If you do do it and get it “wrong”, you’ll get reamed, and rightfully so. It’s presumptuous of you to think that you have the right to represent a culture you don’t belong to if you can’t be bothered to properly examine and accurately portray that culture.
Further, if you do it and get it “right”, or rather, don’t get it wrong, you’ll still get reamed by members of that culture you’ve represented who rightfully resent a white writer’s success representing their culture. After all, every American ethnic minority has its writers: good and bad. The good writers are mostly ignored. Inevitably, some white writer will come along and do a bang-up job portraying that culture and will get—in one book, in one section of a book—more attention than the poc writer got over the course of three or five or ten books.
You’re a white writer trying to do the right thing, but no matter what you do, it’s wrong. And that’s so unfair to you, isn’t it?
Welcome to a tiny taste of what it’s like to be a person of color.
Oh, and quit complaining.White writers should not expect to be praised by POC for writing us and writing us “right,” but the alternatives are horrible and a complete erasure of our multifaceted identities. Laziness is racist and privileged, and this guide is a great starting point for white writers trying to parse this space and do the right thing, even if they may still face criticism for it.
We’ve been asked this question a few times so I decided to write a post on it rather than just answer one person. I hope this is somewhat useful…
Some things to bear in mind when you’re creating a character:
A lot of people say, ‘Characters just pop into my head!’ or ‘My characters come to me, I don’t go to them’. That’s great and all but if you literally have a line of brown-haired, blue-eyed white guys walking out of your mind theatre and into every single story you write then it might not hurt to be a bit more decisive…
I find that the only characters in my head that resist big changes are the ones that are the most concrete. Once you’ve spent a long time working on a character’s background and motivation, it gets harder to change the ‘bigger’ things about them (such as ethnicity, eye colour and build). So you really need to work these things out in the beginning.
When you’re imagining a character, if you feel yourself leaning towards that age-old template of symmetrical features, blue eyes, brown hair… stop yourself. Start with the obvious things like hair colour, eye colour and skin colour. Change them into something you might not have considered before. Then, what visual characteristics does the character have? A hooked nose? Small eyes? Big ears? Hairy hands? There’s more to a character than their face, after all. Try to imagine their whole body and how it is different from that of the other characters’. Even the way they stand can put a big difference between one character and another.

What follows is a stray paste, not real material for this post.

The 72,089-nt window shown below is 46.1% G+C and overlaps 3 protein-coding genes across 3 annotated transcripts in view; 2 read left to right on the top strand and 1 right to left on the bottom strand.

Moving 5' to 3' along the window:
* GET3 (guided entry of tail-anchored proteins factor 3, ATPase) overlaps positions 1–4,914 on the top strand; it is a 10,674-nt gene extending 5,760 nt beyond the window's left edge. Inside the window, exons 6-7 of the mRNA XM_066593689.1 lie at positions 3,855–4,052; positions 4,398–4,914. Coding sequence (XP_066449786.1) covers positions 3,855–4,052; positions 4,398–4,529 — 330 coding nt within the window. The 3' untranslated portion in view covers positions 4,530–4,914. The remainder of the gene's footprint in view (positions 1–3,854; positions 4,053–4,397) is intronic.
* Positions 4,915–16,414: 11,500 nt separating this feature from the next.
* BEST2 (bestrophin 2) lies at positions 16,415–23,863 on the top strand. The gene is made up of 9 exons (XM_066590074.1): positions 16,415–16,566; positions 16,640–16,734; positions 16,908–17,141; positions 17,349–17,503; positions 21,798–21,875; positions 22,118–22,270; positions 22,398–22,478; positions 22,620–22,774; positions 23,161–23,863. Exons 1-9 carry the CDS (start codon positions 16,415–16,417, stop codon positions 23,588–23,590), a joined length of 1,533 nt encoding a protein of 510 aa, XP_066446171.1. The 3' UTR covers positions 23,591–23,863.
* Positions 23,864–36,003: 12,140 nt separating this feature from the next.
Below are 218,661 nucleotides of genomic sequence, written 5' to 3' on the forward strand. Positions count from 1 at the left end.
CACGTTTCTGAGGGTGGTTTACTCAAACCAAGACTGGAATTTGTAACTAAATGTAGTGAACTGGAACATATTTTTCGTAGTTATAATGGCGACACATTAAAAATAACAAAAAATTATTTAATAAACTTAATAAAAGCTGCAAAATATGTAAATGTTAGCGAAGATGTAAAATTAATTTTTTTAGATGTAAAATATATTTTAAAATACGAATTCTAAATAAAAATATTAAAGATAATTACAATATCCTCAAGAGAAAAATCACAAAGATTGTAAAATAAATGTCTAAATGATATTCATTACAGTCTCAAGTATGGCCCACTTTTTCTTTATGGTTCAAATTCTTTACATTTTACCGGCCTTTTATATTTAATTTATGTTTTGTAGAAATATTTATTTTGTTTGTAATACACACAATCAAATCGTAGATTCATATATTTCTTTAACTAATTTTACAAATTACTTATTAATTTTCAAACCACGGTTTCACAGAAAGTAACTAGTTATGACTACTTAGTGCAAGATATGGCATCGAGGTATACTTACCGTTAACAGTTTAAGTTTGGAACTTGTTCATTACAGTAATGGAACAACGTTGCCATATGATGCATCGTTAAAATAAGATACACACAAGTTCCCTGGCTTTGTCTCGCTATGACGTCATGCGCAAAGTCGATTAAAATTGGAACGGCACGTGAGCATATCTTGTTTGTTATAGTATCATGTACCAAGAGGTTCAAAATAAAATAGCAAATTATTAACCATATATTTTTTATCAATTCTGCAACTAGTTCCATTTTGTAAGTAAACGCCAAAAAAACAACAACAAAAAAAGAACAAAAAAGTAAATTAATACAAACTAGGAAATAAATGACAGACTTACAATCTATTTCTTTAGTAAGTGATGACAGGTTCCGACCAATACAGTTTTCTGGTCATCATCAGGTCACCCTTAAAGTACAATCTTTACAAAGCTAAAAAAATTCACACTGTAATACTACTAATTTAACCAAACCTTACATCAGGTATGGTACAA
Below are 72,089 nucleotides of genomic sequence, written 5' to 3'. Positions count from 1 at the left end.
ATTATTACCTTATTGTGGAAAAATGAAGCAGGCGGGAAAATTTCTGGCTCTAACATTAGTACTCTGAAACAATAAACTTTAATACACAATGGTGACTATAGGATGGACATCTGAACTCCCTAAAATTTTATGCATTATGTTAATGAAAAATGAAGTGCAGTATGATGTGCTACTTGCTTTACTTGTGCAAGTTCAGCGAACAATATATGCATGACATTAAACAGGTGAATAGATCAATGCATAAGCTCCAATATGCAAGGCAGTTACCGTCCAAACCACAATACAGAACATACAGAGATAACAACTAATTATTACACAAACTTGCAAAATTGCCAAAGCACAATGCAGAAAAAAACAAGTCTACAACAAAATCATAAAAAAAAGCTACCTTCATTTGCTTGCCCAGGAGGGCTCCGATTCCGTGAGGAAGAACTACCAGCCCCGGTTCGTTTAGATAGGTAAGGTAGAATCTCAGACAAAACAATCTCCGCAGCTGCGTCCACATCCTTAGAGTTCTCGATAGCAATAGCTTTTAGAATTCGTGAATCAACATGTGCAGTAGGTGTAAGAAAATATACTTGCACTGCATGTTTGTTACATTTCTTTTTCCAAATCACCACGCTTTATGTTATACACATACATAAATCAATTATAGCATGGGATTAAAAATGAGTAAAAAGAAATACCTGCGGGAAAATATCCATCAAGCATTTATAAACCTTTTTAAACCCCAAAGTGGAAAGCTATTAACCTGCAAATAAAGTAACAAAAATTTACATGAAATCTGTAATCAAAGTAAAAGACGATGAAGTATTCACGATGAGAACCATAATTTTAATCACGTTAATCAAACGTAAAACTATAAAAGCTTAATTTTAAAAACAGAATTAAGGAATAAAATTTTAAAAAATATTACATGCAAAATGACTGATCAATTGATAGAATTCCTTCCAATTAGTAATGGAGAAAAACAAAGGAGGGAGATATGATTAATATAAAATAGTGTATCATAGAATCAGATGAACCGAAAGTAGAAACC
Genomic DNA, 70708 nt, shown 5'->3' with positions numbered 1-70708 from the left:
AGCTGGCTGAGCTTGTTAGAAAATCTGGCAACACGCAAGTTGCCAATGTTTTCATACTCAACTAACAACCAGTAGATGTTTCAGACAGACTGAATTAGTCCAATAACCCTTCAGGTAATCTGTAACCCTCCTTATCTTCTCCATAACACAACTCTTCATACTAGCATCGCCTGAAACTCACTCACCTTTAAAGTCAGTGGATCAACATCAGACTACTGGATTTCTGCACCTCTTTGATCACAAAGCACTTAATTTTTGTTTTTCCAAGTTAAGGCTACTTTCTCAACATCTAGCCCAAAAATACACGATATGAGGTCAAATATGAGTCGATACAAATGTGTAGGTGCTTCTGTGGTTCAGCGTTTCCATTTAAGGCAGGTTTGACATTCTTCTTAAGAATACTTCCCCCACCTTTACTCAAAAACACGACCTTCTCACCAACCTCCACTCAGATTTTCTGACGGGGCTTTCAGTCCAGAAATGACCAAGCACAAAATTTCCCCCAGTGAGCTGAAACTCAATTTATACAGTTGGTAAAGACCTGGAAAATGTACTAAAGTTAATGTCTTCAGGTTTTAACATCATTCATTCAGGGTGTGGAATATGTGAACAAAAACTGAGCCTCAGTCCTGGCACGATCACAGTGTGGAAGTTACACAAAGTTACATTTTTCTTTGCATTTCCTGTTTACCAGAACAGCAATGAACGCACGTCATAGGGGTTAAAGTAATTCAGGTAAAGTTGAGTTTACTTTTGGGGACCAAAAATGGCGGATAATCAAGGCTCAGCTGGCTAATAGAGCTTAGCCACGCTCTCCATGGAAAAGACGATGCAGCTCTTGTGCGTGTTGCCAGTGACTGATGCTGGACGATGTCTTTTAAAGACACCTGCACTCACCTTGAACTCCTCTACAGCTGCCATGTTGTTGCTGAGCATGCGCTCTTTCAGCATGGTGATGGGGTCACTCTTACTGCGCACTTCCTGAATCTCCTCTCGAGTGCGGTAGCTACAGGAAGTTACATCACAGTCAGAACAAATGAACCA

If your whole cast is one race (e.g. fantasy race you made up) then think about individual differences. No one race of people are identical down to the last DNA strand so give us a good selection of characters for the reader to see that.
Although in actuality, it isn’t appearance that decides your character. It’s more their…
Some main elements of personality are:
- How they view the world around them;
- Everyday behaviour/disposition compared to;
- How they act in extreme or ‘new’ situations and finally;
- Intelligence, speech pattern and beliefs.
My best example to demonstrate how defining a personality can be is by looking at story-telling media such as anime. When you watch a new anime show, disregarding art style, most of the characters are a set of hair colours and eye colours because they all have that identical body template about them.
However, one great thing about anime is characterisation. Even if you have two characters that look almost identical (in terms of hair/eye colour and build), it is their personality that captivates your interest and puts a difference between them. I have a pretty bad habit of liking anime characters with dark hair and dark eyes, you know, the guys who wear suits and are a bit edgy and all, ‘leave me alone, I’m angst-ing’? Compare the likes of Kumohira Tobari from Nabari no Ou with Emiya Kiritsugu from Fate/Zero and you’ll see that, for all they share a tendency to wear suits, smoke cigarettes and have a similar appearance, they couldn’t be more different.
Finally, that leads onto the last and most important feature of your character:
This is not just what they want to achieve in the story, but the inner morals and experiences that drive them forward from day-to-day. The kind of things that separate a guy who is comfortable killing anyone to achieve his idea of world peace from a guy who can’t bear to hold a gun or injure another, even if they ‘deserve’ it.
I can guarantee that once you start delving into the minds of your characters and really explore who they are, you’ll start to notice differences between them, even if they look almost the same. This is where their distinctive voices will appear, telling you how they speak and articulate themselves. Their outlook on the world and the way they have experienced it will shape the person they are to be at the beginning of your story.
Sometimes, it can be all about their personal journey. That is what sets them apart from the other characters sharing the same space in your head.
So, yeah… This has been a very basic guide on how to create characters and appreciate the differences between them… I hope it has been at least a little helpful. Check the links below for more thoughts on this matter and as always, feel free to add in your own thoughts or to correct me where I’m wrong.
Most of all though, thank you for reading…!
Actual Suicide Prevention
Not sure if this was posted already, but I thought it’d be useful.
this is the most important thing that I have reblogged for a long time.
I’m currently working on my debut novel with an editor, and as such I was asked to do a series of presentations to younger students who were interested in creative writing on things I wish I’d known before I got into the business.
Hope it’s of use! :)
- willing to send it to those who want a copy